Religious people who participate in gambling may develop disordered gambling due to their belief in supernatural intervention during games of chance. Faith in luck is likely one of the primary mechanisms explaining religiosity-disordered gambling links; believers seem willing to suspend traditional cause-effect logic and trust supernatural interventions in games of chance as an explanation for disordered betting behavior.
Religions rooted in biblical texts such as Jehovah’s Witnesses hold that gambling encourages greed while depriving poorer individuals the chance to work for their own incomes – something contrary to God’s mandate of stewardship that links honest work with rewards; laziness being something forbidden by Scripture (1 Thessalonians 5:10) and gambling having disproportionate effects on vulnerable populations such as the poor. As such, such activities should never be encouraged and seen as morally wrong exploitation tactics against vulnerable people in such ways.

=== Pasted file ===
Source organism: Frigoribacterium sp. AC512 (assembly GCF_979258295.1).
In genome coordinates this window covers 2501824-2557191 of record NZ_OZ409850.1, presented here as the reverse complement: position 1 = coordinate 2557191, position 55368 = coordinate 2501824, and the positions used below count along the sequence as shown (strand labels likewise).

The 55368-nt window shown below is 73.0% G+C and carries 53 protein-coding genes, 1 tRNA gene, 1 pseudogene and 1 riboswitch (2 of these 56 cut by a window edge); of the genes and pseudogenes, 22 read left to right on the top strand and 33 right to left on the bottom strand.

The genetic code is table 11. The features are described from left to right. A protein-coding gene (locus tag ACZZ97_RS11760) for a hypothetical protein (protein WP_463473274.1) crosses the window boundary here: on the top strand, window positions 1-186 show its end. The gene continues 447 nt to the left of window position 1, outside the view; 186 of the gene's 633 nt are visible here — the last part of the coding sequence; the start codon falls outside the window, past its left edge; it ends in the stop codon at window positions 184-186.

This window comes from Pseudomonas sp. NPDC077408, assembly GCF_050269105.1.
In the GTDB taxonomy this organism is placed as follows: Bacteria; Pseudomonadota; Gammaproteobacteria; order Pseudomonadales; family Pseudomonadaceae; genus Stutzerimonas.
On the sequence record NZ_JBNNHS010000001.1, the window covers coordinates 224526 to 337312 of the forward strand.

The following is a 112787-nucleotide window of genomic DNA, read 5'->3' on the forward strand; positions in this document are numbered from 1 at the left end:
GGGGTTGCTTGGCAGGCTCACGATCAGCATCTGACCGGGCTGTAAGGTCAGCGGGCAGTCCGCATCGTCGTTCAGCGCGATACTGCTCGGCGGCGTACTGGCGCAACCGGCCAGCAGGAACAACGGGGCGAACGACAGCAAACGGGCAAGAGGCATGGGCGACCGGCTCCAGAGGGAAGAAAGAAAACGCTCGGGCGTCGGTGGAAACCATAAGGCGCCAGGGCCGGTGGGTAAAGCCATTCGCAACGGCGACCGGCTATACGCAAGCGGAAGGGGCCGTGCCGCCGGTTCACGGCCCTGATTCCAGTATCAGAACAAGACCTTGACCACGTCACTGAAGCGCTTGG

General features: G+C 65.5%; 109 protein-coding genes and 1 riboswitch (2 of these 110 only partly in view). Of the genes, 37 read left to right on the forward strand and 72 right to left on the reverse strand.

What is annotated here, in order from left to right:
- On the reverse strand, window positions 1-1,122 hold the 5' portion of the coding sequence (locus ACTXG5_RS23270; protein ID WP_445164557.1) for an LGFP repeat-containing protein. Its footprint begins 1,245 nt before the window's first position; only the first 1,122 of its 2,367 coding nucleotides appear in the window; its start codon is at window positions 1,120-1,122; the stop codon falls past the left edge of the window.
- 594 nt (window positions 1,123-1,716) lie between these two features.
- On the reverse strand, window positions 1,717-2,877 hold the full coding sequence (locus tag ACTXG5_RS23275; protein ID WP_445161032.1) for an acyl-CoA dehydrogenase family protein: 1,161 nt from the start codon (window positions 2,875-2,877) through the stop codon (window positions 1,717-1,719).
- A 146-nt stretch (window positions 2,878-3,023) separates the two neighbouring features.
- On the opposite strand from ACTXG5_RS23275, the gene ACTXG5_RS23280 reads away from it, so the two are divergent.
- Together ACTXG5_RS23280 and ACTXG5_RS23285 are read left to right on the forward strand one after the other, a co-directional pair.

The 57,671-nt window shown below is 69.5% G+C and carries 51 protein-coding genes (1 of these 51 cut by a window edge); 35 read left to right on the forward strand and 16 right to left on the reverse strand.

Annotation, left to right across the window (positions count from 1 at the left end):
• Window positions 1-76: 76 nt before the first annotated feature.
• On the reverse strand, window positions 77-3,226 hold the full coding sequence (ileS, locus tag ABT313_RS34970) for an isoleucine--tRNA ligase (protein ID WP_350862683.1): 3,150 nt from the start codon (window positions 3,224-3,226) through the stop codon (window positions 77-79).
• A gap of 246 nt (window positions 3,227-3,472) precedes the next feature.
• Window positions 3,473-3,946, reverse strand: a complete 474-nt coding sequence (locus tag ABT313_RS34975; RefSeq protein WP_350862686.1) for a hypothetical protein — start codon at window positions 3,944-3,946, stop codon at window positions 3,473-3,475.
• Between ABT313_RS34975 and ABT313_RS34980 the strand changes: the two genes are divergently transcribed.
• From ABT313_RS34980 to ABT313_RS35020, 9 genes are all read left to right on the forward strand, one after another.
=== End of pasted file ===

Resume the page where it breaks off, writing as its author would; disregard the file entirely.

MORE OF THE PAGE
Sociobiology, as its name implies, is the scientific study of social behavior within an evolutionary framework. Originating in the 1970s from evolutionary biology, this discipline seeks to integrate biological, behavioral and social sciences with each other in an attempt at integration. One hallmark of sociobiology is accepting genetic and environmental influences in an animal’s behaviours.
Sociobiology is an extremely controversial discipline that has long been linked to social Darwinism and the early 20th-century eugenics movement. Critics contend that its teachings contain too much anthropomorphism and overstate their capacity to describe human nature; additionally, sociobiology has been used as justification for sexism, racism and class injustices.
As important as biological factors are for gambling, people’s relationships and interpretations with these factors should also be carefully considered. Gambling heavily exploits socio-cultural constructs of hedonism, mateship, winning/success/status/thrill and adventure and more which should all be explored under a practice theory framework for optimal analysis. Furthermore, studying gambling would benefit from an emphasis on body and how it shapes gambling practices.